I know that is first,outer, inner, last but are there other ways to solve using the method?

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- Dec 29th 2008, 02:54 PMRussianFoil Method
I know that is first,outer, inner, last but are there other ways to solve using the method?

- Dec 29th 2008, 06:17 PMMush
Ermmm what do you mean exactly?

If you have a expression $\displaystyle (a+b)(c+d) $, then you could re-write it as $\displaystyle a(c+d) + b(c+d) $, and calculate from there.

So for example:

$\displaystyle (x+5)(x-3) $

$\displaystyle = x(x-3)+5(x-3)$

$\displaystyle = x^2-3x+5x-15$

$\displaystyle = x^2+2x-25$

Essentially, it's the same as foil method. Essential, all ways of expanding the expression are very close to foil method. Can't really go wrong :P. - Dec 30th 2008, 03:35 AMHallsofIvy
To multiply together two expressions, you multiply

**every**term of the first by**every**term of the last. "FOIL" is just a way of being sure you get all of them and only apply to "two terms times two terms".

For example: to multiply (a+ b)(c+ d) I can use "FOIL": "First" terms, ab; "Outside terms", ad; "Inside" terms, bc; "Last" terms, bd. Adding all of those: ab+ ad+ bc+ bd.

I could have got the same result by using the rule: Multiply the first term in the first expression, a, by each of the terms in the second expression: a(c+ c)= ac+ ad. Then multiply the second term in the first expression by each of the terms in the second expression: b(c+ d)= bc+ bd. Adding those: ac+ ad+ bc+ bd, exactly as above.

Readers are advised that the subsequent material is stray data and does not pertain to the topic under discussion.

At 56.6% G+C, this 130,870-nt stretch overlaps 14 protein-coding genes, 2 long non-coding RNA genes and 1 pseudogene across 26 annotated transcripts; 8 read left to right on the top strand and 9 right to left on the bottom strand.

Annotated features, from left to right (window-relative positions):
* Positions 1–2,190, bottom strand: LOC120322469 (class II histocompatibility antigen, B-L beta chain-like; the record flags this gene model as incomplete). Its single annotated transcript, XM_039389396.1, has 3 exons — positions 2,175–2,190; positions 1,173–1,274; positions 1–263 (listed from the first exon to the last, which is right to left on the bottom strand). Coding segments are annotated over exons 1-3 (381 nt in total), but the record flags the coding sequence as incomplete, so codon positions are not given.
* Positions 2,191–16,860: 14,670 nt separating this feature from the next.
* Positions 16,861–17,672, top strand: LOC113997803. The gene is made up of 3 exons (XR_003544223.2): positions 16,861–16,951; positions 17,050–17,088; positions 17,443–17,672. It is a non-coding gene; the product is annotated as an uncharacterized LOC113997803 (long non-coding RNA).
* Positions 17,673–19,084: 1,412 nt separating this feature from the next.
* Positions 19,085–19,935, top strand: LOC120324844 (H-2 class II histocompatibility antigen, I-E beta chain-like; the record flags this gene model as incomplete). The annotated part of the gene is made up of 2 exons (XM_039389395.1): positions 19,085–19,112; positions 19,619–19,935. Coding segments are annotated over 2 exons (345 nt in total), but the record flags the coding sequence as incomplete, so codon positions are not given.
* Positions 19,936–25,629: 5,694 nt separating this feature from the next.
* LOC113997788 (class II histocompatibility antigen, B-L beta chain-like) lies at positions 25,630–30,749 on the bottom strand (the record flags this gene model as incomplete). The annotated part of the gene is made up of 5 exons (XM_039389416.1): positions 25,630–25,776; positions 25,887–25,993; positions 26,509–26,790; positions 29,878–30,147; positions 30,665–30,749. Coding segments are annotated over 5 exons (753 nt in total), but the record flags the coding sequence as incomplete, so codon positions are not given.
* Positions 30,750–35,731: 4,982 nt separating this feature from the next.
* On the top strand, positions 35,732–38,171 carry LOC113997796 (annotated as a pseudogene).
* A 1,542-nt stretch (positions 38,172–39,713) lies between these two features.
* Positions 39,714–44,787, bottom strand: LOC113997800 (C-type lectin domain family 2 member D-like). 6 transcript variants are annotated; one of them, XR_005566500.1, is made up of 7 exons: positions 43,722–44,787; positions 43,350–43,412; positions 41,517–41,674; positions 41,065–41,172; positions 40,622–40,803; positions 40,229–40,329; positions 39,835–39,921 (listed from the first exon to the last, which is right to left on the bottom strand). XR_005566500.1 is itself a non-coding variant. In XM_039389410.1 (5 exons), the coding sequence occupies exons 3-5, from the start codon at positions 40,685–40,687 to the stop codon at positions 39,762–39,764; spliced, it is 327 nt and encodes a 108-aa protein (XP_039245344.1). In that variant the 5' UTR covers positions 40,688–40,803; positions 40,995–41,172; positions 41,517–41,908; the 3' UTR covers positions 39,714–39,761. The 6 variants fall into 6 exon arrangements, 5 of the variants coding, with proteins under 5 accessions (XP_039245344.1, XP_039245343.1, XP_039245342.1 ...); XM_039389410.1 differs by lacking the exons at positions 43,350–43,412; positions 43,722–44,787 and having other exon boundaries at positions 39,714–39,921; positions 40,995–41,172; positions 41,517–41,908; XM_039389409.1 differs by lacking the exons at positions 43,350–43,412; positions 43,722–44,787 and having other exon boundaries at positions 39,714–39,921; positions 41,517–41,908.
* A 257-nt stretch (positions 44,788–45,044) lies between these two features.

If I have 3 terms in, say, the first expression, like (a+ b+ c)(u+ v), I can't use "FOIL" exactly but I can think:

Multiply the first term in the first expression, a, by every term in the second expression- a(u+ v)= au+ av.

Multiply the second term in the first expression, b, by every term in the second expression- b(u+ v)= bu+ bv.

Multiply the third term in the first expression, c, by every term in the second expression- c(u+ v)= cu+ cv.

Now add all of those: (a+ b+ c)(u+ v)= au+ av+ bu+ bv+ cu+ cv. - Dec 31st 2008, 11:41 AMRussian